Your insurance policy is an agreement between you and your insurance company. The policy lists a package of medical benefits such as tests, drugs and treatment services. The insurance company agrees to cover the cost of certain benefits listed in your policy. These are called “covered services.”
Your policy also lists the kinds of services that are not covered by your insurance company. You have to pay for any uncovered medical care that you receive. Keep in mind that a medical necessity is not the same as a medical benefit. A medical necessity is something that your doctor has decided is necessary. A medical benefit is something that your insurance plan has agreed to cover. In some cases, your doctor might decide that you need medical care that is not covered by your insurance policy.
Insurance companies determine what tests, drugs and services they will cover. These choices are based on their understanding of the kinds of medical care that most patients need. Your insurance company’s choices may mean that the test, drug or service you need isn’t covered by your policy.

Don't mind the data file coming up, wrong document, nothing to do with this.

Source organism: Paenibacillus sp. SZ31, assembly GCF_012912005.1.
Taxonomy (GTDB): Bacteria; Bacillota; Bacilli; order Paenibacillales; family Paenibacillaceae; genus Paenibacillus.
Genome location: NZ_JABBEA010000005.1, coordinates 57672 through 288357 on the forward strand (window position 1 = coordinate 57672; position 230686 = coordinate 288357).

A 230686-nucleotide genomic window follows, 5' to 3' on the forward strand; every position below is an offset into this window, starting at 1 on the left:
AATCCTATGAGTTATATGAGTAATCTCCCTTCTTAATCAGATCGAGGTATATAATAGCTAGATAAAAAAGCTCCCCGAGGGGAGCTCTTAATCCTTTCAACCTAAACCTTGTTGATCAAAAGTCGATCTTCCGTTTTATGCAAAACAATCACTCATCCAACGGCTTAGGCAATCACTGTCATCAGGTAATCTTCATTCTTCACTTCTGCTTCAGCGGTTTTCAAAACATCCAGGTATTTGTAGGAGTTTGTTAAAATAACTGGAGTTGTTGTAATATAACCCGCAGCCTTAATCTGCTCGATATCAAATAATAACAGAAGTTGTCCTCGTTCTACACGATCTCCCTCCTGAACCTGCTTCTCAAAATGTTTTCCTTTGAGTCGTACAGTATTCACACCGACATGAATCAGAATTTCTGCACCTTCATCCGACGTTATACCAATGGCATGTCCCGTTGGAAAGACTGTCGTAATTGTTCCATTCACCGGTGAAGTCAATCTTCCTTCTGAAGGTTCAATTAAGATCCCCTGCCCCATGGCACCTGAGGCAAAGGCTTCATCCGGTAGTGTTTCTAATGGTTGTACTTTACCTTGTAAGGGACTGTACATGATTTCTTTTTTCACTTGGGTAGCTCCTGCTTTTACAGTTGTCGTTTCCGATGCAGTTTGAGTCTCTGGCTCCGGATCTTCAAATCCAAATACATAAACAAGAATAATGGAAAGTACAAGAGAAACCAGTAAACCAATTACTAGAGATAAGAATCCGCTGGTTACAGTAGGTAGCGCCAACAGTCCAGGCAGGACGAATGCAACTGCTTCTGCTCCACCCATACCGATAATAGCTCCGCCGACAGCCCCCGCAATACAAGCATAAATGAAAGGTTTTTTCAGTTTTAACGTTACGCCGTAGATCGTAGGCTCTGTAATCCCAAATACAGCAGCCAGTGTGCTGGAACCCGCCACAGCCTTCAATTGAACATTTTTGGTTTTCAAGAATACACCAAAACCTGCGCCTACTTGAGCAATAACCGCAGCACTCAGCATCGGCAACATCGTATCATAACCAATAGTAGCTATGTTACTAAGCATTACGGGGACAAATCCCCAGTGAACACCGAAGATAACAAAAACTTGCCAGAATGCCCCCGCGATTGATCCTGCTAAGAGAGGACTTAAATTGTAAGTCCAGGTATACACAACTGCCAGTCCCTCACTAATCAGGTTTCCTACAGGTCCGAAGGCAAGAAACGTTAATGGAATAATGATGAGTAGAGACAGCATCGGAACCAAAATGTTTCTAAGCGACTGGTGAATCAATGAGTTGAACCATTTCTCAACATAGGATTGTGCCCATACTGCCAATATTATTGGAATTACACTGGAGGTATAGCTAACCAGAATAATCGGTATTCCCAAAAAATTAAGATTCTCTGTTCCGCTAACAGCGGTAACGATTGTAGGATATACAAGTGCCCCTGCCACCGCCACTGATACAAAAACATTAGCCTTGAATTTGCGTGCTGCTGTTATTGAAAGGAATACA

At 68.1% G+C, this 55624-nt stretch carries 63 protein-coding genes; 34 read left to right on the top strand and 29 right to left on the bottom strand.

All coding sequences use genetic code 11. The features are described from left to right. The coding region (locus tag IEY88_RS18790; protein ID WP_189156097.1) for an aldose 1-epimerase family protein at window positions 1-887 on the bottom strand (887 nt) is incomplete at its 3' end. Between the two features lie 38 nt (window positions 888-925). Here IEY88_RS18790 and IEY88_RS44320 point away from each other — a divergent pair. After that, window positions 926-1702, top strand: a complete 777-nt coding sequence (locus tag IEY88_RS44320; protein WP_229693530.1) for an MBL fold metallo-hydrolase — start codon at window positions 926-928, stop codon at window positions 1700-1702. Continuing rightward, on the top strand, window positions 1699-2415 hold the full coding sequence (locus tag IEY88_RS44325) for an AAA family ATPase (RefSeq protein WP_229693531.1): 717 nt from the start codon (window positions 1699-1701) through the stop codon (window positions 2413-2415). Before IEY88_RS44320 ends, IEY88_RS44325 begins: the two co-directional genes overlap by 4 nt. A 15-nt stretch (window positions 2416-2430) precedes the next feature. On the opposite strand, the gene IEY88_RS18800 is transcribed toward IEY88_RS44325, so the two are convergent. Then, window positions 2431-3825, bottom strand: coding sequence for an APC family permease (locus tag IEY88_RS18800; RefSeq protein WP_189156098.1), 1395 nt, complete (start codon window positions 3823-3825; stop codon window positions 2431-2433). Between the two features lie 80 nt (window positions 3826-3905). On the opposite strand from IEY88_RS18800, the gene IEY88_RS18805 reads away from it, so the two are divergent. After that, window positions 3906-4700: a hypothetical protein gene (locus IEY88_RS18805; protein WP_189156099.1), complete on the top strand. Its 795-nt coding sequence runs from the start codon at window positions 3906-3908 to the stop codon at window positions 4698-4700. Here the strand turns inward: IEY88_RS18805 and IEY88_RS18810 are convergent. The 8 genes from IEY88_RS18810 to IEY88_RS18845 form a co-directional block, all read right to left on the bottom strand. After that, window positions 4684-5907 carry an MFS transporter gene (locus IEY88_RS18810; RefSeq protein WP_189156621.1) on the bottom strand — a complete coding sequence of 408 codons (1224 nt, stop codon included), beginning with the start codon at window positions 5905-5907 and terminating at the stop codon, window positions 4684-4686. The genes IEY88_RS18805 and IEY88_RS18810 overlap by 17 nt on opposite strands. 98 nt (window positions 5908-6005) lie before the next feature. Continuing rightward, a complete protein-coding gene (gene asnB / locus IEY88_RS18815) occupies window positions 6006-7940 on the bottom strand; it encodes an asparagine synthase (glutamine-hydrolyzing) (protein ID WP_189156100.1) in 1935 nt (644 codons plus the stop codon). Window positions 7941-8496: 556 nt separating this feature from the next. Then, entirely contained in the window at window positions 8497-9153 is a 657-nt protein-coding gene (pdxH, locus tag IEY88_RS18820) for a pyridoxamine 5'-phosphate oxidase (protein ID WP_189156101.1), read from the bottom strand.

Your doctor will try to be familiar with your insurance coverage so he or she can provide you with covered care. However, there are so many different insurance plans that it’s not possible for your doctor to know the specific details of each plan. By understanding your insurance coverage,you can help your doctor recommend medical care that is covered in your plan.
Most of the things your doctor recommends will be covered by your plan, but some may not. When you have a test or treatment that isn’t covered, or you get a prescription filled for a drug that isn’t covered, your insurance company won’t pay the bill. This is often called “denying the claim.” You can still obtain the treatment your doctor recommended, but you will have to pay for it yourself.
If your insurance company denies your claim, you have the right to appeal (challenge) thedecision. Before you decide to appeal, know your insurance companies appeal process. This should be discussed in your plan handbook.
Source: American Academy of Family Physicians, 2001